I know that this baby is going to resonate with many of you because I get letters about this topic more than any other.
“I want to put myself out there more with my business, but I fear…being rejected.”
Of course you do, who doesn’t? We all want to belong and be accepted. We all want our offerings or gifts to resonate and be appreciated and I’m pretty sure that even the most confident and bold among us still have twinges of panic about not being enough or not being right or not being wanted.
This week’s practice is totally fun even though you’ll likely loath doing it. I say, buddy up, find someone else who wants to venture off and give this one a try and you can come back together and compare war wounds.
What’s that they say about the best way to overcome fear? Face it head on. Forget about trying to polish your offering or quietly build your confidence.
Do this one thing, over and over and over…click below to watch and grow!
(If you want your own practice custom designed for you, click here.)
Practice: Go get rejected.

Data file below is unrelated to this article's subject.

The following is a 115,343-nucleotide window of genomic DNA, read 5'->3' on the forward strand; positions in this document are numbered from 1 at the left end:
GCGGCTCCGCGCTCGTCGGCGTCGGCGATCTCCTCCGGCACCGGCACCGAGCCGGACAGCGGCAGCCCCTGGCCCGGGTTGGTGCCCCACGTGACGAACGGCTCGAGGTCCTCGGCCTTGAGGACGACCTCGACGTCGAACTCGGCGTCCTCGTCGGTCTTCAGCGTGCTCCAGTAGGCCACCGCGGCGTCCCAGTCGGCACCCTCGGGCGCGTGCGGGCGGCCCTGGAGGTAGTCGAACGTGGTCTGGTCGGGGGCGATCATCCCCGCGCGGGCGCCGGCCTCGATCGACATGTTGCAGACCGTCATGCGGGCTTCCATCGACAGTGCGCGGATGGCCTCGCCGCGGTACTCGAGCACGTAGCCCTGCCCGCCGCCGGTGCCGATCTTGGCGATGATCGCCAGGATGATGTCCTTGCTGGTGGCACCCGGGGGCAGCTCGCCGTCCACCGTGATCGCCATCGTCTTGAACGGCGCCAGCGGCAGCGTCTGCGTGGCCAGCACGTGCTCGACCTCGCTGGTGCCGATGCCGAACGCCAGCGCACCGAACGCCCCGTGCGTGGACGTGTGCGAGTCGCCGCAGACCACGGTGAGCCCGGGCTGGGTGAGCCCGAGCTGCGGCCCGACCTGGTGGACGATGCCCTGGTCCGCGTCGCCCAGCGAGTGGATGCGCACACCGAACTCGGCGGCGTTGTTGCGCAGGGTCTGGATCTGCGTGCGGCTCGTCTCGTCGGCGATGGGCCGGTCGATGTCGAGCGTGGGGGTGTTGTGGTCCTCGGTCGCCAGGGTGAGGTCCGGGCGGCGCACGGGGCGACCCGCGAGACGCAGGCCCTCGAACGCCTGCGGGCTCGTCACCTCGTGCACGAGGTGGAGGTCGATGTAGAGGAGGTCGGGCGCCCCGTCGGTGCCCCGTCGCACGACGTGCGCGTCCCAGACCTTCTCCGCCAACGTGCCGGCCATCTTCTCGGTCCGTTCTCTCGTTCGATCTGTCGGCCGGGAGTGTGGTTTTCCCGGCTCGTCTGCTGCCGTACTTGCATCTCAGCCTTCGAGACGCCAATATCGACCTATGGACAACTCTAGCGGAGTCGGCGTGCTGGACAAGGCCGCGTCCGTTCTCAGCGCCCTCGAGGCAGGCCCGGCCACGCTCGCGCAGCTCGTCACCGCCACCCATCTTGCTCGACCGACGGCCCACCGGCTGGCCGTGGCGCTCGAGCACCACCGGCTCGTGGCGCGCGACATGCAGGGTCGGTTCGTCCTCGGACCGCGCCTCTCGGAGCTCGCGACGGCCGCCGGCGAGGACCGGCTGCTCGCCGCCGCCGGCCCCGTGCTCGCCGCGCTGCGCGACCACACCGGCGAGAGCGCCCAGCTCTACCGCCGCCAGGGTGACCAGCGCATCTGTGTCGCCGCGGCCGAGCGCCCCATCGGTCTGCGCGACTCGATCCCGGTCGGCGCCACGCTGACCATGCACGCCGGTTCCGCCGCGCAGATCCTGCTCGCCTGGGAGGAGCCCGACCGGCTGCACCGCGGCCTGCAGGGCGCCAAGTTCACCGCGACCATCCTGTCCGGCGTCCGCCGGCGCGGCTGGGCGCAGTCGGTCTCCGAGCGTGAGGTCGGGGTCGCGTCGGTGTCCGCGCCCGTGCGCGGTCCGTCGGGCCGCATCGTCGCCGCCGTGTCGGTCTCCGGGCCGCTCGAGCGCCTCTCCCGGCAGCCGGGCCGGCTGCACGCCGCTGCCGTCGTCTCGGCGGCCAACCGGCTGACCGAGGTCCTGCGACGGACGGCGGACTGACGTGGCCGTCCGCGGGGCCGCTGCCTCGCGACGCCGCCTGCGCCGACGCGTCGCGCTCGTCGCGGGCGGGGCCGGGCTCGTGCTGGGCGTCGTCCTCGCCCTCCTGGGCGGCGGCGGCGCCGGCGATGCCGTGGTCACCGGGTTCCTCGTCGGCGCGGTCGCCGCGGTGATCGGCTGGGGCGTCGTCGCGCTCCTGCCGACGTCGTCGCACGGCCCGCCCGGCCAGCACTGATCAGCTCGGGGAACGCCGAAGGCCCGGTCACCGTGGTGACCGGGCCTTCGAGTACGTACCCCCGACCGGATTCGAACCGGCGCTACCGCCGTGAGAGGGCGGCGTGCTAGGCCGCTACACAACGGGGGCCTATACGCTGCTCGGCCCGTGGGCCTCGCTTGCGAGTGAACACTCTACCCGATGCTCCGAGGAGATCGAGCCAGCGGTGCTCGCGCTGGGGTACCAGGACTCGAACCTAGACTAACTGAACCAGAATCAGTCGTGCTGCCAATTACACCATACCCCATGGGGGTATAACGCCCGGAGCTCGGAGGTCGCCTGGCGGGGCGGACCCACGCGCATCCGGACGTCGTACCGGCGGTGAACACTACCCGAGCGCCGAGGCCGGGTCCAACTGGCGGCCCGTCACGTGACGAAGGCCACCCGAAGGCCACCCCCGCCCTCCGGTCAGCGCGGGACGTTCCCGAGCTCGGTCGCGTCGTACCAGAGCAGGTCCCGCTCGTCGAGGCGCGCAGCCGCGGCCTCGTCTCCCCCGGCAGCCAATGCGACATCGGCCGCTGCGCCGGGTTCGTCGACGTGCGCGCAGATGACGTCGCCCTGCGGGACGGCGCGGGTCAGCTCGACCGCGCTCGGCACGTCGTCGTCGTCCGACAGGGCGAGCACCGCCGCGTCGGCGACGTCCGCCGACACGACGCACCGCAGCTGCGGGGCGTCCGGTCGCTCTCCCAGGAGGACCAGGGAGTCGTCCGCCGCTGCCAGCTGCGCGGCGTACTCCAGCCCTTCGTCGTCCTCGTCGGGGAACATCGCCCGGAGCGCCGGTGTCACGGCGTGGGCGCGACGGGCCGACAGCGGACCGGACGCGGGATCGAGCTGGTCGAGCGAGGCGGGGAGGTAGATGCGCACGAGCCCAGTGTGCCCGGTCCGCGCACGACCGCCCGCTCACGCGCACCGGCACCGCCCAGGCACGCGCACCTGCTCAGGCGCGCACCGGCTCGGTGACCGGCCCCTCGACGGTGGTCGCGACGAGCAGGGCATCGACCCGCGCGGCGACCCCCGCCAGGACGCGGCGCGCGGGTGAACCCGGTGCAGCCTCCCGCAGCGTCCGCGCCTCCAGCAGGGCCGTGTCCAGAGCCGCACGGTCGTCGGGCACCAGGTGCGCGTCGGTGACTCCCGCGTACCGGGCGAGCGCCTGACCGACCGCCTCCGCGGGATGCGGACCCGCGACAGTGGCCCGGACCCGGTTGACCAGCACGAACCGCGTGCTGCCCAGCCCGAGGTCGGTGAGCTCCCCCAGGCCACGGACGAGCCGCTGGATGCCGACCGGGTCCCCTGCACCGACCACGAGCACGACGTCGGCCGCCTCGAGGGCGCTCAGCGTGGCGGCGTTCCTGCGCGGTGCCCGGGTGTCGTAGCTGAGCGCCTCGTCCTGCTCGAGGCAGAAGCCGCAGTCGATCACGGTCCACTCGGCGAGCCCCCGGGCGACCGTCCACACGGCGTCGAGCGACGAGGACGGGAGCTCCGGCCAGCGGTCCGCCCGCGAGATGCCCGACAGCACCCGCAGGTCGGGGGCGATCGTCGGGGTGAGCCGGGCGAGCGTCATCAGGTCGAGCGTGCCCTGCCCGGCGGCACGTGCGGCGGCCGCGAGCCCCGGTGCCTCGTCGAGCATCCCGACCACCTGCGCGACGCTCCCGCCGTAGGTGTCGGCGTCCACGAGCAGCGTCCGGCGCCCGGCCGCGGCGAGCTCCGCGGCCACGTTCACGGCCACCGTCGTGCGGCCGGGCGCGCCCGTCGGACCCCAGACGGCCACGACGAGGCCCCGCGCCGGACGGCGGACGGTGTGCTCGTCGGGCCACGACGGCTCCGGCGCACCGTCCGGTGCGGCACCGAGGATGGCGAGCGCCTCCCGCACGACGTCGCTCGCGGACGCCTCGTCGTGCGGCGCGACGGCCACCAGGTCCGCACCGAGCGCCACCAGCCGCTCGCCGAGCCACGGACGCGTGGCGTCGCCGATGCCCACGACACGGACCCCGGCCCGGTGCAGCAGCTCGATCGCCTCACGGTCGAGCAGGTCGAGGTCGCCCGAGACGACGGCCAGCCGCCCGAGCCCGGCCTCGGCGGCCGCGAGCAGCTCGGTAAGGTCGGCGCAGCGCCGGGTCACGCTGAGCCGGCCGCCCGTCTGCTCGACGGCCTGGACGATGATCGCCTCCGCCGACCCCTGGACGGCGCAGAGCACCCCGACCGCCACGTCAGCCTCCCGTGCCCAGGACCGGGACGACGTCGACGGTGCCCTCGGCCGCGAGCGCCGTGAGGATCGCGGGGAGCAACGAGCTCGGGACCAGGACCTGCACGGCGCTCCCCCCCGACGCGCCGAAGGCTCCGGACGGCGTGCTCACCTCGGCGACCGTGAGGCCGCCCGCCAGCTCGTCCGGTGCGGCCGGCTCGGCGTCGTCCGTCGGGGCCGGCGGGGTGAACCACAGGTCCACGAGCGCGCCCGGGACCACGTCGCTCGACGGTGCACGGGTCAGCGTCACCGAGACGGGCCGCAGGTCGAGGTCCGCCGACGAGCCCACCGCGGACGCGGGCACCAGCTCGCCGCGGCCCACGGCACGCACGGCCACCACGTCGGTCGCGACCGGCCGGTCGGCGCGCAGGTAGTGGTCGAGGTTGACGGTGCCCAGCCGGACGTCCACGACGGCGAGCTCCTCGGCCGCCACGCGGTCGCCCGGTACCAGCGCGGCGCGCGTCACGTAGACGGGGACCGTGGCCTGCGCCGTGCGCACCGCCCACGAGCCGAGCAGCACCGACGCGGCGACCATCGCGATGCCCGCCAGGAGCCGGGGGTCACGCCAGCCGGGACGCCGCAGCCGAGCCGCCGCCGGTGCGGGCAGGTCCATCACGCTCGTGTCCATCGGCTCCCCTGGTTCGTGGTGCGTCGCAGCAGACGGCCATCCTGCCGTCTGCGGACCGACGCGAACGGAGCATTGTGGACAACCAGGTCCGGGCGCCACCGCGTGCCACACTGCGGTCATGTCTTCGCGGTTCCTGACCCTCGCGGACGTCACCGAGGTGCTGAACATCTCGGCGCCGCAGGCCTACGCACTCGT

That’s it. Practice being rejected. I don’t recommend doing this in the area where it’s the scariest to start. Begin in an area that’s not so heated and full of meaning for you.
Maybe ask some people out, make unreasonable requests of others with the intention of hearing ‘no’ from them.
While you’re in the midst of your attempt to get yourself rejected, pay attention to what’s happening in your direct experience, what sensations are pulsing through your body? Are you blushing? Is your breathing restricted? Palms sweaty? What’s happening?
After doing the practice, play with these reflective questions to bring more awareness to what’s happening for you, in particular, what limiting beliefs tend to run your show and the ways in which your holding back perpetuates them.
1. What conclusions did I draw or meaning did I ascribe to how this went?
2. In what ways are these conclusions or meanings familiar? What belief about myself or others am I reinforcing by ascribing this?
3. What’s another possible conclusion or likely meaning that’s actually more empowering.
And then of course, there’s always the possibility that you don’t end up getting rejected. In which case, you either need to take more risks with this practice, or you’ll discover in a very experiential way, that putting yourself out there isn’t all that frightening after all.
I hope this practice is just the right combo or edgy, playful and useful.